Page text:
On the other hand, full-time employees have a fixed workweek with set hours. This helps establish a boundary that often helps workers achieve a much healthier work-life balance. A balanced worker is a happier, more satisfied worker.
Plus, full-time workers also often feel a great sense of accomplishment through their work. When you work on a project long term, there’s more of a possibility of seeing a long-term vision fulfilled. This is rarely the case for those who work on projects freelance or only for the short term. Additionally, if you work for a business or a cause you’re passionate about, this can be especially helpful in upping the levels of career satisfaction.
Legal and workplace protections
Finally, full-time workers have a humber of rights and legal recourse—should they need it. This is a privilege full-time workers often take for granted but it’s an important one. State and federal laws govern various aspects of employment, including but not limited to employment contracts, leave policies, protections against unfair dismissal or discrimination, and more.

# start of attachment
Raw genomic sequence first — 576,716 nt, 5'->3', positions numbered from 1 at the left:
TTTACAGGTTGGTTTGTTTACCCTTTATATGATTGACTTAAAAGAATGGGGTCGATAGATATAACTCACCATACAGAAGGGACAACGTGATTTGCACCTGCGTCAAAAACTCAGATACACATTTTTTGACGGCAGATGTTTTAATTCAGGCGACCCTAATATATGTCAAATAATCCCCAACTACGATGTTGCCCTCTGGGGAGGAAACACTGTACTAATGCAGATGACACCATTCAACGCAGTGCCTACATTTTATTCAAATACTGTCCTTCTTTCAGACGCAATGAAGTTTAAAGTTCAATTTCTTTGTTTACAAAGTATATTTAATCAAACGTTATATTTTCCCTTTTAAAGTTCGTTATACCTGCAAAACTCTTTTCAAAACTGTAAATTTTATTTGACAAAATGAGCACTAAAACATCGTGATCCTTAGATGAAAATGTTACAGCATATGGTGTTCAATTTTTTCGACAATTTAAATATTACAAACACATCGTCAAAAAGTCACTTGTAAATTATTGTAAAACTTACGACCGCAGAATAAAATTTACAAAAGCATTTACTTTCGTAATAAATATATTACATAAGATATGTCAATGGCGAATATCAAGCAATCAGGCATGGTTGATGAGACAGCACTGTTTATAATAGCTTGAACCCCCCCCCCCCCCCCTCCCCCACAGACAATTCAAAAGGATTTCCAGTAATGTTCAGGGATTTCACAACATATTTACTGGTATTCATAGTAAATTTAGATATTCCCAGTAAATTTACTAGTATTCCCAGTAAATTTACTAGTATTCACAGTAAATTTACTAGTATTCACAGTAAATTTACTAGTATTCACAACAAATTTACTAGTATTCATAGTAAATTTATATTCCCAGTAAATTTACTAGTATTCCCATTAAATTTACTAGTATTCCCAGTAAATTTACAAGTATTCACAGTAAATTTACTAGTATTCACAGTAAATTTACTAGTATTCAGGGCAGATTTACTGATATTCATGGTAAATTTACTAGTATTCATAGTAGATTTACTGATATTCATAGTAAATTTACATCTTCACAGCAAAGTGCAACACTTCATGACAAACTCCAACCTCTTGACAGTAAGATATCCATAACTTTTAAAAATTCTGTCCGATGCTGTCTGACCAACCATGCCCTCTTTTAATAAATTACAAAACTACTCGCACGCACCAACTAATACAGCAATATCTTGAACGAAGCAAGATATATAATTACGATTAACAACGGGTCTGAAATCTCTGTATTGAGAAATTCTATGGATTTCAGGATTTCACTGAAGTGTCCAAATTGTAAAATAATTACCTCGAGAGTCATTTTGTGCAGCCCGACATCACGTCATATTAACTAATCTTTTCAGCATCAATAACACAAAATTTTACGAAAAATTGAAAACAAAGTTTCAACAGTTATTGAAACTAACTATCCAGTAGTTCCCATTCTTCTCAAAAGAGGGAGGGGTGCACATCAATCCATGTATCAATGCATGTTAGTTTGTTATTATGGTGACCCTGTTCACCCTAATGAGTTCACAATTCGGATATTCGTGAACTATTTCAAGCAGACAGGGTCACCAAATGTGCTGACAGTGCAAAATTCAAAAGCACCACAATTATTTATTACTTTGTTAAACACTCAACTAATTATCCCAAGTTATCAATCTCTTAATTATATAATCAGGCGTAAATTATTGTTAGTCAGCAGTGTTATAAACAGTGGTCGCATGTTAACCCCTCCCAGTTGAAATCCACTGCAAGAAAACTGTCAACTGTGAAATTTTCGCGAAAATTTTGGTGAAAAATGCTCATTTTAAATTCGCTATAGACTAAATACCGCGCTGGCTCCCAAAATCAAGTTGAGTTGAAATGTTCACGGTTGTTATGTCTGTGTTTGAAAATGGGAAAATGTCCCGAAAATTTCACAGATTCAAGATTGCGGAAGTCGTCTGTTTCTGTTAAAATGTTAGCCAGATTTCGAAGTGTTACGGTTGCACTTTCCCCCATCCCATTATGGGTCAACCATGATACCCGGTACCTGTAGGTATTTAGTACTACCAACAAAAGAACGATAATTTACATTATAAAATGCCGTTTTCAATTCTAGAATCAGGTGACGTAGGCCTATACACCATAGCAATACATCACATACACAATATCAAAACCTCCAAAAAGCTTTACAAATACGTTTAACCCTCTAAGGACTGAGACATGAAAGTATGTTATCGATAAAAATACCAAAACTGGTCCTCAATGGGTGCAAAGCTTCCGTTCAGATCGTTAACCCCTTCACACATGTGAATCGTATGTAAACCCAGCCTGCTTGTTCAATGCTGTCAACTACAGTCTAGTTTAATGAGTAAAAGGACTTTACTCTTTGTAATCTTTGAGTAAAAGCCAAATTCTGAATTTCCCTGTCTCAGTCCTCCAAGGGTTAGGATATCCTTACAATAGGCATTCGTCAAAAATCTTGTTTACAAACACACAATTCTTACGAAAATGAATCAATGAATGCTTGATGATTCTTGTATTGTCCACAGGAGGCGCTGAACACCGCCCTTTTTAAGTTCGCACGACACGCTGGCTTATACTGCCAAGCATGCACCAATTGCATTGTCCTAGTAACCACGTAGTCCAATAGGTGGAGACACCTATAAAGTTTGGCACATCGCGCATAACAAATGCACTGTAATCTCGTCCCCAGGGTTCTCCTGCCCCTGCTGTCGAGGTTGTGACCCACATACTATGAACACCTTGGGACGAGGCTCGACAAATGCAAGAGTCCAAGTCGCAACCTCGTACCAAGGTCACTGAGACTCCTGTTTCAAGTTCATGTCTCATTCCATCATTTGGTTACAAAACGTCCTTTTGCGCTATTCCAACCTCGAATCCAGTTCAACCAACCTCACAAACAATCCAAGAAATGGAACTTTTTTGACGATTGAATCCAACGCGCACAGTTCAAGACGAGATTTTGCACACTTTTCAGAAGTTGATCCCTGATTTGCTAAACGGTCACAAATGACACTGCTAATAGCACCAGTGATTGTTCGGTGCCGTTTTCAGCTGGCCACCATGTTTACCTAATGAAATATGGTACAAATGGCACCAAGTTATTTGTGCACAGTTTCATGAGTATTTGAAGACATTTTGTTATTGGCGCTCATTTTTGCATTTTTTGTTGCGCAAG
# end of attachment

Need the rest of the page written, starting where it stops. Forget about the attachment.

For more information, check out:
Find full-time work on Upwork
A full-time job is a commitment. A great one. When you say yes to full-time employment, you’re making a commitment to your career. You’re committing to career advancement and lots of fantastic opportunities ahead of you.
Full-time work doesn’t have to mean boring and it certainly doesn’t have to mean being chained to a desk or being compelled to go to an office every day. You can find plenty of great full-time positions that allow you to do work you enjoy, on a flexible schedule.
Ready to find a new job? On Upwork, you can build relationships with clients who can grow and change with you—from short-term to long-term, and project to full-time opportunities. Find full-time work today.